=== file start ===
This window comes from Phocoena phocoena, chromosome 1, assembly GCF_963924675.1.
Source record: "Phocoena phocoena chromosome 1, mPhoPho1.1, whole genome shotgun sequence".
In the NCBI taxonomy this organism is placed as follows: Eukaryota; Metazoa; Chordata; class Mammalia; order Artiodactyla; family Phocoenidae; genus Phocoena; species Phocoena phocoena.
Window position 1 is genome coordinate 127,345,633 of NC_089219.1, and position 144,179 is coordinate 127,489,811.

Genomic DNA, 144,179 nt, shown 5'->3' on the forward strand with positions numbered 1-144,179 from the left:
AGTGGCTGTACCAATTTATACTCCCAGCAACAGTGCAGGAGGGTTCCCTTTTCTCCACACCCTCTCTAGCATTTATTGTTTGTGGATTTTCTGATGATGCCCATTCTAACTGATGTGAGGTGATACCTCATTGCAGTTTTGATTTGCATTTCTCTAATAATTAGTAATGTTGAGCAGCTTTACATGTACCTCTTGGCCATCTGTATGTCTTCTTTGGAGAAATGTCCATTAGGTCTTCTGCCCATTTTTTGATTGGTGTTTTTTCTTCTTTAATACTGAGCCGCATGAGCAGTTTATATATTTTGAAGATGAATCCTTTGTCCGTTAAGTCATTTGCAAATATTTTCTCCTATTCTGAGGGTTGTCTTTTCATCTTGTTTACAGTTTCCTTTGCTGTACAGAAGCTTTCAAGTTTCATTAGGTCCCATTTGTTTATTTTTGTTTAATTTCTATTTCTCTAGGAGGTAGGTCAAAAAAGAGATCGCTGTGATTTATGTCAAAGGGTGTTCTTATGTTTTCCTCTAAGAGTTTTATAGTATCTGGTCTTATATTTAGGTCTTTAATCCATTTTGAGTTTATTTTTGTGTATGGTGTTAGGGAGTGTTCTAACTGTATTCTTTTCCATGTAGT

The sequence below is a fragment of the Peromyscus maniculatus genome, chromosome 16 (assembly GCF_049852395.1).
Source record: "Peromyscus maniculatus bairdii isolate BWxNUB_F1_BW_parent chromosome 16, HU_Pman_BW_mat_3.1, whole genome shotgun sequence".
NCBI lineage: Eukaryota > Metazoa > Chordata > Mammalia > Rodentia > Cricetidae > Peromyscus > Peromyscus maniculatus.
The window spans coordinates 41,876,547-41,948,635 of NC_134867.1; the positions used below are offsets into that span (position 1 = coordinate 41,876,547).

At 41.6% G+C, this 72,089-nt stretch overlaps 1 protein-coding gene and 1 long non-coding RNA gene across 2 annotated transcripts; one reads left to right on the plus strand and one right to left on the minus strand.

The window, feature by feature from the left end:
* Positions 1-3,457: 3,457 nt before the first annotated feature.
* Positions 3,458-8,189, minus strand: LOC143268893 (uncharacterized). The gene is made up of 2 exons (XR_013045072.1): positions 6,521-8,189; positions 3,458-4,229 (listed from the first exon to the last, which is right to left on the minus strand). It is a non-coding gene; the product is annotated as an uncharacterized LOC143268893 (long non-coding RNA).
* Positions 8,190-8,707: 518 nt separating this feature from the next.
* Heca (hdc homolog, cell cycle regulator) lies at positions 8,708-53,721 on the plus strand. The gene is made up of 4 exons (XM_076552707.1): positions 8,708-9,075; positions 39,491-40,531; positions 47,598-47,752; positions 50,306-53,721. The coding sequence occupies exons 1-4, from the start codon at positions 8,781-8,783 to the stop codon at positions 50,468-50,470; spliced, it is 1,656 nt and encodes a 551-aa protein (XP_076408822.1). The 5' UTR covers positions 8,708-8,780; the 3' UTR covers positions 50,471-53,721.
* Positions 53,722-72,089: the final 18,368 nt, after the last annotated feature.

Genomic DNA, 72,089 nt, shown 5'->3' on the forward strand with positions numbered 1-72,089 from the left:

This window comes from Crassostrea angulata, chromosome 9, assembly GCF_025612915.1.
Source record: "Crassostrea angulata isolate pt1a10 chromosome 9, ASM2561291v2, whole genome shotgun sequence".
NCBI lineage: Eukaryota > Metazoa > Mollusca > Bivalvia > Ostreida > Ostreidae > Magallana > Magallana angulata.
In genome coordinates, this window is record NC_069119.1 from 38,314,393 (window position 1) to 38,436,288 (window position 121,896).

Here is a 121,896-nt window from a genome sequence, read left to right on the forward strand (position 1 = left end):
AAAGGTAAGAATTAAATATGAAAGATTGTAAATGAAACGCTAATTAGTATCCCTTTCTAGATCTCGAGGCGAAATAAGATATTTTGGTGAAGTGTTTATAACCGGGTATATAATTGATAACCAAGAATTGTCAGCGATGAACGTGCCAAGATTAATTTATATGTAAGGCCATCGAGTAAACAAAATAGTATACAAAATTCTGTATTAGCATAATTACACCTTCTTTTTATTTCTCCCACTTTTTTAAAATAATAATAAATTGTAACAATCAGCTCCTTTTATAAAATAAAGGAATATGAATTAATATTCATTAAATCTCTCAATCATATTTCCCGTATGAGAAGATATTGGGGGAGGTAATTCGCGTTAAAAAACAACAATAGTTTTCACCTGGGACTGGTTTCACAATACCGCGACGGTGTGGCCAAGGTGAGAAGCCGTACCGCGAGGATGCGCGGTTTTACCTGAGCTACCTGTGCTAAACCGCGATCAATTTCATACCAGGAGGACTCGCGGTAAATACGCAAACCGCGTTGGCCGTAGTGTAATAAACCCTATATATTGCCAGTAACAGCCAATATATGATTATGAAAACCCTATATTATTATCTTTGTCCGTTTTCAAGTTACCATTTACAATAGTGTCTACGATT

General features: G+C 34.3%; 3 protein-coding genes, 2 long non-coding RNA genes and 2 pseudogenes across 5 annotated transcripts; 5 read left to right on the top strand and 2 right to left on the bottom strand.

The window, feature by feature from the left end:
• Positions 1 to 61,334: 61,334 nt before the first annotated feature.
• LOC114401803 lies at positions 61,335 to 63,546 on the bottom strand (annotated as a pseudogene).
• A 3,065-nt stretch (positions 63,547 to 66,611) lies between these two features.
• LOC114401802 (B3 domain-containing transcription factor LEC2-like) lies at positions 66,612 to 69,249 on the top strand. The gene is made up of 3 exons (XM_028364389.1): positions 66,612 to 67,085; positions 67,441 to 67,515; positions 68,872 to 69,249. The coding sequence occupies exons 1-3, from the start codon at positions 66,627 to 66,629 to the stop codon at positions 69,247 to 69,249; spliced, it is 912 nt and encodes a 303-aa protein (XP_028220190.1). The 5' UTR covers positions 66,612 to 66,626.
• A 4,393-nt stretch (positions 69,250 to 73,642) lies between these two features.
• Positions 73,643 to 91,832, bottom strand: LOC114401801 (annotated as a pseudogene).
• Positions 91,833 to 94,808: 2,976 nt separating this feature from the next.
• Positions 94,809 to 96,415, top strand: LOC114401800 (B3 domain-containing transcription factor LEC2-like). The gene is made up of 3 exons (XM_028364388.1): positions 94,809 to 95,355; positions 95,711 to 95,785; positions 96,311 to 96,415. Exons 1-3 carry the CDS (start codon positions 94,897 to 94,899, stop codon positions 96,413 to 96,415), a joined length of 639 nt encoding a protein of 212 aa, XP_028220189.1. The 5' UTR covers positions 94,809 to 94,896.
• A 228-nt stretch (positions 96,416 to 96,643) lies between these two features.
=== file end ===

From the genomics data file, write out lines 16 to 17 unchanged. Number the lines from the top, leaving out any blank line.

* Heca (hdc homolog, cell cycle regulator) lies at positions 8,708-53,721 on the plus strand. The gene is made up of 4 exons (XM_076552707.1): positions 8,708-9,075; positions 39,491-40,531; positions 47,598-47,752; positions 50,306-53,721. The coding sequence occupies exons 1-4, from the start codon at positions 8,781-8,783 to the stop codon at positions 50,468-50,470; spliced, it is 1,656 nt and encodes a 551-aa protein (XP_076408822.1). The 5' UTR covers positions 8,708-8,780; the 3' UTR covers positions 50,471-53,721.
* Positions 53,722-72,089: the final 18,368 nt, after the last annotated feature.